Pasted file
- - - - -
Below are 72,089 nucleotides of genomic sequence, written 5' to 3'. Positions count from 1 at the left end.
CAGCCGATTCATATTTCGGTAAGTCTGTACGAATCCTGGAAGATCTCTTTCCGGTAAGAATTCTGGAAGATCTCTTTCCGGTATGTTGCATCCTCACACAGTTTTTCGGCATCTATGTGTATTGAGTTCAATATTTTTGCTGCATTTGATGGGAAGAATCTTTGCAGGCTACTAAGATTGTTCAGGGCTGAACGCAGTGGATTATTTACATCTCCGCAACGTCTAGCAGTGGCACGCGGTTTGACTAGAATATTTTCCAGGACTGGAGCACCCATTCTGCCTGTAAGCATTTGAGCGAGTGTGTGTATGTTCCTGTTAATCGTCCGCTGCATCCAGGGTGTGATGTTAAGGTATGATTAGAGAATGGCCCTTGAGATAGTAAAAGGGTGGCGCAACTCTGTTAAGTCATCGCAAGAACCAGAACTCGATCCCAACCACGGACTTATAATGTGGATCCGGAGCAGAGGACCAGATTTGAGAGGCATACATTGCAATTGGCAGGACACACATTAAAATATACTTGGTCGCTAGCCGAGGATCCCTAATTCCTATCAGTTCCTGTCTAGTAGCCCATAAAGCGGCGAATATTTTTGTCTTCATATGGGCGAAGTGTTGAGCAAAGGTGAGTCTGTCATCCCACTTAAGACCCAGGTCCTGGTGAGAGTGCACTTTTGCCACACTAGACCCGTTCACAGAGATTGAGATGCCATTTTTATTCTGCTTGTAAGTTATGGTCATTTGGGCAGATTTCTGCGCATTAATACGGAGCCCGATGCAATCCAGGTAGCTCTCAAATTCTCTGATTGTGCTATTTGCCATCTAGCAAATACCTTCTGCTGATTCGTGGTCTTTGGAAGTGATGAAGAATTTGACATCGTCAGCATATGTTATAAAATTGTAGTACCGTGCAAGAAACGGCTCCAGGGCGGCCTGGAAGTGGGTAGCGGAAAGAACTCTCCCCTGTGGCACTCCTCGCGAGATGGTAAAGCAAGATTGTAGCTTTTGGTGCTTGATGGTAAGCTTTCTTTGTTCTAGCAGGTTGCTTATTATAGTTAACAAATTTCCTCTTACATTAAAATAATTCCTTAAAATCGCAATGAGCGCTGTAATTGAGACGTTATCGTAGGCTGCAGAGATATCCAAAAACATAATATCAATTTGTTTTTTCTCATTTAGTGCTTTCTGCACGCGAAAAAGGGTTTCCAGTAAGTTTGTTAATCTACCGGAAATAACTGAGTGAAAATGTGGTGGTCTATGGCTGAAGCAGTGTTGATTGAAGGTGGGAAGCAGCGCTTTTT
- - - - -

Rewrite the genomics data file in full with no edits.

Below are 72,089 nucleotides of genomic sequence, written 5' to 3'. Positions count from 1 at the left end.
CAGCCGATTCATATTTCGGTAAGTCTGTACGAATCCTGGAAGATCTCTTTCCGGTAAGAATTCTGGAAGATCTCTTTCCGGTATGTTGCATCCTCACACAGTTTTTCGGCATCTATGTGTATTGAGTTCAATATTTTTGCTGCATTTGATGGGAAGAATCTTTGCAGGCTACTAAGATTGTTCAGGGCTGAACGCAGTGGATTATTTACATCTCCGCAACGTCTAGCAGTGGCACGCGGTTTGACTAGAATATTTTCCAGGACTGGAGCACCCATTCTGCCTGTAAGCATTTGAGCGAGTGTGTGTATGTTCCTGTTAATCGTCCGCTGCATCCAGGGTGTGATGTTAAGGTATGATTAGAGAATGGCCCTTGAGATAGTAAAAGGGTGGCGCAACTCTGTTAAGTCATCGCAAGAACCAGAACTCGATCCCAACCACGGACTTATAATGTGGATCCGGAGCAGAGGACCAGATTTGAGAGGCATACATTGCAATTGGCAGGACACACATTAAAATATACTTGGTCGCTAGCCGAGGATCCCTAATTCCTATCAGTTCCTGTCTAGTAGCCCATAAAGCGGCGAATATTTTTGTCTTCATATGGGCGAAGTGTTGAGCAAAGGTGAGTCTGTCATCCCACTTAAGACCCAGGTCCTGGTGAGAGTGCACTTTTGCCACACTAGACCCGTTCACAGAGATTGAGATGCCATTTTTATTCTGCTTGTAAGTTATGGTCATTTGGGCAGATTTCTGCGCATTAATACGGAGCCCGATGCAATCCAGGTAGCTCTCAAATTCTCTGATTGTGCTATTTGCCATCTAGCAAATACCTTCTGCTGATTCGTGGTCTTTGGAAGTGATGAAGAATTTGACATCGTCAGCATATGTTATAAAATTGTAGTACCGTGCAAGAAACGGCTCCAGGGCGGCCTGGAAGTGGGTAGCGGAAAGAACTCTCCCCTGTGGCACTCCTCGCGAGATGGTAAAGCAAGATTGTAGCTTTTGGTGCTTGATGGTAAGCTTTCTTTGTTCTAGCAGGTTGCTTATTATAGTTAACAAATTTCCTCTTACATTAAAATAATTCCTTAAAATCGCAATGAGCGCTGTAATTGAGACGTTATCGTAGGCTGCAGAGATATCCAAAAACATAATATCAATTTGTTTTTTCTCATTTAGTGCTTTCTGCACGCGAAAAAGGGTTTCCAGTAAGTTTGTTAATCTACCGGAAATAACTGAGTGAAAATGTGGTGGTCTATGGCTGAAGCAGTGTTGATTGAAGGTGGGAAGCAGCGCTTTTT